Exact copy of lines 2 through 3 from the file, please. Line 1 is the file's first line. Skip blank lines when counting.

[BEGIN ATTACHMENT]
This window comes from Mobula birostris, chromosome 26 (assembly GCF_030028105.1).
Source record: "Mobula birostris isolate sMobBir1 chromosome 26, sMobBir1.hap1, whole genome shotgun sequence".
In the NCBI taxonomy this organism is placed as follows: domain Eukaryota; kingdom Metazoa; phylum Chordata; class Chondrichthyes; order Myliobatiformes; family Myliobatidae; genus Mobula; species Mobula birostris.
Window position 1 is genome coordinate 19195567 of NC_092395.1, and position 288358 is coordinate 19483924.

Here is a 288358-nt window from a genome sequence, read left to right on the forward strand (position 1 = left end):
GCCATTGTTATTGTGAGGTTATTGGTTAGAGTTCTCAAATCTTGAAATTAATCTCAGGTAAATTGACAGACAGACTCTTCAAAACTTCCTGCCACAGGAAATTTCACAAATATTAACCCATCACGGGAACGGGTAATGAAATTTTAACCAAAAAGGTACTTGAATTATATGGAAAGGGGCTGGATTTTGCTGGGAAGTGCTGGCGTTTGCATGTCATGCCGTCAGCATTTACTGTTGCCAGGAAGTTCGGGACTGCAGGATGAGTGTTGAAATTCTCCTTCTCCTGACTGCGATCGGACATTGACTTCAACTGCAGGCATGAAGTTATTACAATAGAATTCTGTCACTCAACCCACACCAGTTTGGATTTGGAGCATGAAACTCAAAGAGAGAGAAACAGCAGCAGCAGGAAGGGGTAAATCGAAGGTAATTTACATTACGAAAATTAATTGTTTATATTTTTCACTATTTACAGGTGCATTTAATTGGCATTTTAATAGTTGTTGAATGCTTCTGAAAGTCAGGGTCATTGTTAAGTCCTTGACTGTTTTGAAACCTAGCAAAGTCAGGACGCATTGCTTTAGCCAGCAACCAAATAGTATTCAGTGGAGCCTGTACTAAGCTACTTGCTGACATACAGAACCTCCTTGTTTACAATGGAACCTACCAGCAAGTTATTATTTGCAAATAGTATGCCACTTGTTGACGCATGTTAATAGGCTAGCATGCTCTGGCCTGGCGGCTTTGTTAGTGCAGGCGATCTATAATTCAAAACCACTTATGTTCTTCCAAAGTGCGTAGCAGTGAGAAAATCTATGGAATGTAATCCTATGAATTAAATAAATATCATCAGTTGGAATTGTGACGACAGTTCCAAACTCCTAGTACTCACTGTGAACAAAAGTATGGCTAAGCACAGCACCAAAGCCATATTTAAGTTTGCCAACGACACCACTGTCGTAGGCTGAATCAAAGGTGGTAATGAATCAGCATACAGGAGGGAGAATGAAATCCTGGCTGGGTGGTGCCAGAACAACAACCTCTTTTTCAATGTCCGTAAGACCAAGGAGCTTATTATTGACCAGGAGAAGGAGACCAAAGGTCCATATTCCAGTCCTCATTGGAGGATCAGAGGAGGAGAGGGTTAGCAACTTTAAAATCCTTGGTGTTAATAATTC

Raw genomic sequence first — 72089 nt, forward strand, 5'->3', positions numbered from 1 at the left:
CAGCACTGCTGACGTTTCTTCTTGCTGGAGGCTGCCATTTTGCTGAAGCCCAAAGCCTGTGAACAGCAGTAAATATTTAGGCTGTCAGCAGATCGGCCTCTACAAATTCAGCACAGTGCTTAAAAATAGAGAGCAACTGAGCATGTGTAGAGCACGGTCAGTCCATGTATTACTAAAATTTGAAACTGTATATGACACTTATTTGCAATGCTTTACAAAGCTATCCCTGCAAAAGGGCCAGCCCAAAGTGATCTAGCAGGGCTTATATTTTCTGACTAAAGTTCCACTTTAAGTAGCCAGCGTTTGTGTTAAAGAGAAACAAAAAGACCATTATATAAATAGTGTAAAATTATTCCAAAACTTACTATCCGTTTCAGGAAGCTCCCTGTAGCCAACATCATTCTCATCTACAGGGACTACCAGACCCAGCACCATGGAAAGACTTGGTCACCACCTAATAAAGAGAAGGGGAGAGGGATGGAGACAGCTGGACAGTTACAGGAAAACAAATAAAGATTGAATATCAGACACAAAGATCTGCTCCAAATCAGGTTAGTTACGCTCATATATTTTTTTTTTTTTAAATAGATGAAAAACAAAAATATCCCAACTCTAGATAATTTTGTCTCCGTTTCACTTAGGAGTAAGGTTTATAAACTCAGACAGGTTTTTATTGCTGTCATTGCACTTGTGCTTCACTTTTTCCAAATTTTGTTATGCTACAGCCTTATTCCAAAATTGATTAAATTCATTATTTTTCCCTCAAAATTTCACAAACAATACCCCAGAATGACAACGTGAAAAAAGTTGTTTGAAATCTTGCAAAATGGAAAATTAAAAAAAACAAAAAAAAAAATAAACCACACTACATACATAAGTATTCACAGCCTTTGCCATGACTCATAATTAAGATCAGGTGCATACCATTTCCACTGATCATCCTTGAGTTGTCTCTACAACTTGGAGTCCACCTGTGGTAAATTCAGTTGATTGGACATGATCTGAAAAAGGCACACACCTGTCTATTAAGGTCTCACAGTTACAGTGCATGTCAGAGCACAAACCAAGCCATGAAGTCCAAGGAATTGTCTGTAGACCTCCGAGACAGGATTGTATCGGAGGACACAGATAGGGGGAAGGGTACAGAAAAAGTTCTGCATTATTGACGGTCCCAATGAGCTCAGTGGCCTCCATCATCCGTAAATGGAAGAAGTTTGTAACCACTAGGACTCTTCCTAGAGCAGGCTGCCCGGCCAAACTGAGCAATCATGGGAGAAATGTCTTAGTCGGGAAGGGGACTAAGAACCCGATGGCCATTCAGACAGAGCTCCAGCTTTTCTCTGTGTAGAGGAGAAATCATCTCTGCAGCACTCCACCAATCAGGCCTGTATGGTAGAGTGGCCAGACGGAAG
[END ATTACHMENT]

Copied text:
Source record: "Mobula birostris isolate sMobBir1 chromosome 26, sMobBir1.hap1, whole genome shotgun sequence".
In the NCBI taxonomy this organism is placed as follows: domain Eukaryota; kingdom Metazoa; phylum Chordata; class Chondrichthyes; order Myliobatiformes; family Myliobatidae; genus Mobula; species Mobula birostris.